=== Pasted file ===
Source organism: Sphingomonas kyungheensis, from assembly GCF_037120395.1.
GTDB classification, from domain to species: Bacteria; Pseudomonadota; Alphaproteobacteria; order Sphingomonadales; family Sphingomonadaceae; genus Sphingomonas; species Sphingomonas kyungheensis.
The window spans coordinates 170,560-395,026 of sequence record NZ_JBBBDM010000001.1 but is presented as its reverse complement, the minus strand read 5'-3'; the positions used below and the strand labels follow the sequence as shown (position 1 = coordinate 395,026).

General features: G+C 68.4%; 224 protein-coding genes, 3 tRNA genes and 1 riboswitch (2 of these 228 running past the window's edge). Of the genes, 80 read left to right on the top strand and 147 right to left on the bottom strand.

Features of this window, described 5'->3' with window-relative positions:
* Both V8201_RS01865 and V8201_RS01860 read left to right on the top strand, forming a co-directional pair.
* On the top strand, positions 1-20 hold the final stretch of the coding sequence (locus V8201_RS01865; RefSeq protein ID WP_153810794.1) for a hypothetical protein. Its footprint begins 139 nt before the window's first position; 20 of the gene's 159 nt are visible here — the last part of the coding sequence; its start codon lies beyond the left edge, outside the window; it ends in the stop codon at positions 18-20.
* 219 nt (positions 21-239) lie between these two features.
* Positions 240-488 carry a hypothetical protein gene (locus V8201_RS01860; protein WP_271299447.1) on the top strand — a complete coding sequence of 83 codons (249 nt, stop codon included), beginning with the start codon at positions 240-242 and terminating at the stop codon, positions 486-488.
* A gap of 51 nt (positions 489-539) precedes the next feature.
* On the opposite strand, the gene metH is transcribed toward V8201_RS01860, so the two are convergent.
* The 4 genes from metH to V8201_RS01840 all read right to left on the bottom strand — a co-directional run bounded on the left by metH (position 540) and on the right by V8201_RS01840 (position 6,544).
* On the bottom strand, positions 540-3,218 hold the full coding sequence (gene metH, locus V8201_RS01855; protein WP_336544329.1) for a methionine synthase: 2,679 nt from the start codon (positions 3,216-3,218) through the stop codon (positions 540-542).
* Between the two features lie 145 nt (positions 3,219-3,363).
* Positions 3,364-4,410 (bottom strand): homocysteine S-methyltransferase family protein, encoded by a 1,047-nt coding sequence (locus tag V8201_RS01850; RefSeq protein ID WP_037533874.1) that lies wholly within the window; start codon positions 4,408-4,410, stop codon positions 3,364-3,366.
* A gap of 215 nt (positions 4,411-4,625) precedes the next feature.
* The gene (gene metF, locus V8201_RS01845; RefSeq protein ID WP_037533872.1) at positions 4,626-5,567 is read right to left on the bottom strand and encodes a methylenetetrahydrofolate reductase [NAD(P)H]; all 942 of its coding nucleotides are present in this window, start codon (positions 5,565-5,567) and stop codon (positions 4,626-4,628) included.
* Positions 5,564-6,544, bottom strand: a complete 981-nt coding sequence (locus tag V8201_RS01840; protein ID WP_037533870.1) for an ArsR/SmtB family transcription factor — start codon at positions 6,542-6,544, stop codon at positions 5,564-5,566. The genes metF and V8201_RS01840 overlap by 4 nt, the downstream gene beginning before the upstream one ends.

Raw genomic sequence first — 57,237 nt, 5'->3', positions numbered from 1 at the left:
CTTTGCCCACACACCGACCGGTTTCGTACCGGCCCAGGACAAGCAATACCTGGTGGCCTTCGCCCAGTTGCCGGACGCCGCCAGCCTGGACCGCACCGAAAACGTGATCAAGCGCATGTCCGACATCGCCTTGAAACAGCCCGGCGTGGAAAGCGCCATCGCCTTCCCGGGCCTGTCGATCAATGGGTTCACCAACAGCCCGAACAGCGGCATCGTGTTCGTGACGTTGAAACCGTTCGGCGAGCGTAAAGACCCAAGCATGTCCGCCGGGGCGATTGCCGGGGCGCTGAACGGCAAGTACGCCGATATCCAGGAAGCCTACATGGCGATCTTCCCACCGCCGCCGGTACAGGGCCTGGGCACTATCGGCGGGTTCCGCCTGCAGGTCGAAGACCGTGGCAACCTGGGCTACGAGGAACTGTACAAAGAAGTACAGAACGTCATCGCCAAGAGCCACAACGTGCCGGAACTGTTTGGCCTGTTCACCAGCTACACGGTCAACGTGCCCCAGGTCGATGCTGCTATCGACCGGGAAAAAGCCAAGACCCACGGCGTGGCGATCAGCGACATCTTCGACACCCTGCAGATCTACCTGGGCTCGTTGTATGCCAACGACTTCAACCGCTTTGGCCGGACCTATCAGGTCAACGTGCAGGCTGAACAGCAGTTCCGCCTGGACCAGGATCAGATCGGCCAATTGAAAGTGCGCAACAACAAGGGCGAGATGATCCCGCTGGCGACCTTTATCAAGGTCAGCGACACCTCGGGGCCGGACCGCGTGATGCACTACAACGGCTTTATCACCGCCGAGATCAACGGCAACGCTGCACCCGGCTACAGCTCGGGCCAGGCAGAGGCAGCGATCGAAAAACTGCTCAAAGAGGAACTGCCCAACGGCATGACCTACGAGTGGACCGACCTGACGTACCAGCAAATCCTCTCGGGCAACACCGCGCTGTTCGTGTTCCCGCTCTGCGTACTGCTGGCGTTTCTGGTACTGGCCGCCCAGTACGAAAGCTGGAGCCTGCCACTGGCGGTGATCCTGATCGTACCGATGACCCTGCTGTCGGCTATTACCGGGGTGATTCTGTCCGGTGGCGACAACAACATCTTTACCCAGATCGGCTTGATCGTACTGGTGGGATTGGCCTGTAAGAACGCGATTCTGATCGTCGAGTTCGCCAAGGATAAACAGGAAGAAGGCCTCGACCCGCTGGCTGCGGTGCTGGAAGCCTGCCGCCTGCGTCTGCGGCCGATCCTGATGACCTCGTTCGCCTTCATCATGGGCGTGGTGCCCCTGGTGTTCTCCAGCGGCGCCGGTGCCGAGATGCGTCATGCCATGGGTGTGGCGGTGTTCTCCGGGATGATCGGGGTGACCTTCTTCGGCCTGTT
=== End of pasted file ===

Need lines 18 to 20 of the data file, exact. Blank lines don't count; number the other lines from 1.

* Positions 5,564-6,544, bottom strand: a complete 981-nt coding sequence (locus tag V8201_RS01840; protein ID WP_037533870.1) for an ArsR/SmtB family transcription factor — start codon at positions 6,542-6,544, stop codon at positions 5,564-5,566. The genes metF and V8201_RS01840 overlap by 4 nt, the downstream gene beginning before the upstream one ends.

Raw genomic sequence first — 57,237 nt, 5'->3', positions numbered from 1 at the left:
CTTTGCCCACACACCGACCGGTTTCGTACCGGCCCAGGACAAGCAATACCTGGTGGCCTTCGCCCAGTTGCCGGACGCCGCCAGCCTGGACCGCACCGAAAACGTGATCAAGCGCATGTCCGACATCGCCTTGAAACAGCCCGGCGTGGAAAGCGCCATCGCCTTCCCGGGCCTGTCGATCAATGGGTTCACCAACAGCCCGAACAGCGGCATCGTGTTCGTGACGTTGAAACCGTTCGGCGAGCGTAAAGACCCAAGCATGTCCGCCGGGGCGATTGCCGGGGCGCTGAACGGCAAGTACGCCGATATCCAGGAAGCCTACATGGCGATCTTCCCACCGCCGCCGGTACAGGGCCTGGGCACTATCGGCGGGTTCCGCCTGCAGGTCGAAGACCGTGGCAACCTGGGCTACGAGGAACTGTACAAAGAAGTACAGAACGTCATCGCCAAGAGCCACAACGTGCCGGAACTGTTTGGCCTGTTCACCAGCTACACGGTCAACGTGCCCCAGGTCGATGCTGCTATCGACCGGGAAAAAGCCAAGACCCACGGCGTGGCGATCAGCGACATCTTCGACACCCTGCAGATCTACCTGGGCTCGTTGTATGCCAACGACTTCAACCGCTTTGGCCGGACCTATCAGGTCAACGTGCAGGCTGAACAGCAGTTCCGCCTGGACCAGGATCAGATCGGCCAATTGAAAGTGCGCAACAACAAGGGCGAGATGATCCCGCTGGCGACCTTTATCAAGGTCAGCGACACCTCGGGGCCGGACCGCGTGATGCACTACAACGGCTTTATCACCGCCGAGATCAACGGCAACGCTGCACCCGGCTACAGCTCGGGCCAGGCAGAGGCAGCGATCGAAAAACTGCTCAAAGAGGAACTGCCCAACGGCATGACCTACGAGTGGACCGACCTGACGTACCAGCAAATCCTCTCGGGCAACACCGCGCTGTTCGTGTTCCCGCTCTGCGTACTGCTGGCGTTTCTGGTACTGGCCGCCCAGTACGAAAGCTGGAGCCTGCCACTGGCGGTGATCCTGATCGTACCGATGACCCTGCTGTCGGCTATTACCGGGGTGATTCTGTCCGGTGGCGACAACAACATCTTTACCCAGATCGGCTTGATCGTACTGGTGGGATTGGCCTGTAAGAACGCGATTCTGATCGTCGAGTTCGCCAAGGATAAACAGGAAGAAGGCCTCGACCCGCTGGCTGCGGTGCTGGAAGCCTGCCGCCTGCGTCTGCGGCCGATCCTGATGACCTCGTTCGCCTTCATCATGGGCGTGGTGCCCCTGGTGTTCTCCAGCGGCGCCGGTGCCGAGATGCGTCATGCCATGGGTGTGGCGGTGTTCTCCGGGATGATCGGGGTGACCTTCTTCGGCCTGTT